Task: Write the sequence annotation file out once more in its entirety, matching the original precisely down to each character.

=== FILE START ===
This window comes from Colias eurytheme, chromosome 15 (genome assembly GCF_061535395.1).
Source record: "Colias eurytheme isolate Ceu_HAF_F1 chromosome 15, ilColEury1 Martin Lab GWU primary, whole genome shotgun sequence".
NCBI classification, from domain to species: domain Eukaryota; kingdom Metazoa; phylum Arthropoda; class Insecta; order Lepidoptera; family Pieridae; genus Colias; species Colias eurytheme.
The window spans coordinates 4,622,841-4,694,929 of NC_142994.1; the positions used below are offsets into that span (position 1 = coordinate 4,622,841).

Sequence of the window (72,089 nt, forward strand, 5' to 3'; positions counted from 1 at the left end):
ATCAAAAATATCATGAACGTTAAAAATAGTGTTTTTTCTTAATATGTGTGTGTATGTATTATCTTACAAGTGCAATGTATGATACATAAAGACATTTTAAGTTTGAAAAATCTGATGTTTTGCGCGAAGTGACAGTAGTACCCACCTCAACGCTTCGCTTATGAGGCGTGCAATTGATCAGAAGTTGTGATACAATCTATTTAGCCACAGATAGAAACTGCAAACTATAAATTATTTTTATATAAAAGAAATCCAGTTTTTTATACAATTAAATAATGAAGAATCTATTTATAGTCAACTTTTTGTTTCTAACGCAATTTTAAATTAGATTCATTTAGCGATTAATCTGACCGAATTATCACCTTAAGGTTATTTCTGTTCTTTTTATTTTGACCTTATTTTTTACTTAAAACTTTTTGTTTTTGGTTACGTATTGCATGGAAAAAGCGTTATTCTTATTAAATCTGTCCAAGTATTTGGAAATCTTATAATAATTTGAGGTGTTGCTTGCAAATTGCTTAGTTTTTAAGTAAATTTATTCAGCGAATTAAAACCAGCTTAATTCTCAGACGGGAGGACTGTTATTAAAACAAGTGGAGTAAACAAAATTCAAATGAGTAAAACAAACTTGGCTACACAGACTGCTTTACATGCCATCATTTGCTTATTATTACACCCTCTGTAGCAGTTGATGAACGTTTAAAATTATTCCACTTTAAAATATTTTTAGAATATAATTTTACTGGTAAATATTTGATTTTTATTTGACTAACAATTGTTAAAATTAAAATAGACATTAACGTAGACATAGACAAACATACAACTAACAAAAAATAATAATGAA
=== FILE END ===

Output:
This window comes from Colias eurytheme, chromosome 15 (genome assembly GCF_061535395.1).
Source record: "Colias eurytheme isolate Ceu_HAF_F1 chromosome 15, ilColEury1 Martin Lab GWU primary, whole genome shotgun sequence".
NCBI classification, from domain to species: domain Eukaryota; kingdom Metazoa; phylum Arthropoda; class Insecta; order Lepidoptera; family Pieridae; genus Colias; species Colias eurytheme.
The window spans coordinates 4,622,841-4,694,929 of NC_142994.1; the positions used below are offsets into that span (position 1 = coordinate 4,622,841).

Sequence of the window (72,089 nt, forward strand, 5' to 3'; positions counted from 1 at the left end):
ATCAAAAATATCATGAACGTTAAAAATAGTGTTTTTTCTTAATATGTGTGTGTATGTATTATCTTACAAGTGCAATGTATGATACATAAAGACATTTTAAGTTTGAAAAATCTGATGTTTTGCGCGAAGTGACAGTAGTACCCACCTCAACGCTTCGCTTATGAGGCGTGCAATTGATCAGAAGTTGTGATACAATCTATTTAGCCACAGATAGAAACTGCAAACTATAAATTATTTTTATATAAAAGAAATCCAGTTTTTTATACAATTAAATAATGAAGAATCTATTTATAGTCAACTTTTTGTTTCTAACGCAATTTTAAATTAGATTCATTTAGCGATTAATCTGACCGAATTATCACCTTAAGGTTATTTCTGTTCTTTTTATTTTGACCTTATTTTTTACTTAAAACTTTTTGTTTTTGGTTACGTATTGCATGGAAAAAGCGTTATTCTTATTAAATCTGTCCAAGTATTTGGAAATCTTATAATAATTTGAGGTGTTGCTTGCAAATTGCTTAGTTTTTAAGTAAATTTATTCAGCGAATTAAAACCAGCTTAATTCTCAGACGGGAGGACTGTTATTAAAACAAGTGGAGTAAACAAAATTCAAATGAGTAAAACAAACTTGGCTACACAGACTGCTTTACATGCCATCATTTGCTTATTATTACACCCTCTGTAGCAGTTGATGAACGTTTAAAATTATTCCACTTTAAAATATTTTTAGAATATAATTTTACTGGTAAATATTTGATTTTTATTTGACTAACAATTGTTAAAATTAAAATAGACATTAACGTAGACATAGACAAACATACAACTAACAAAAAATAATAATGAA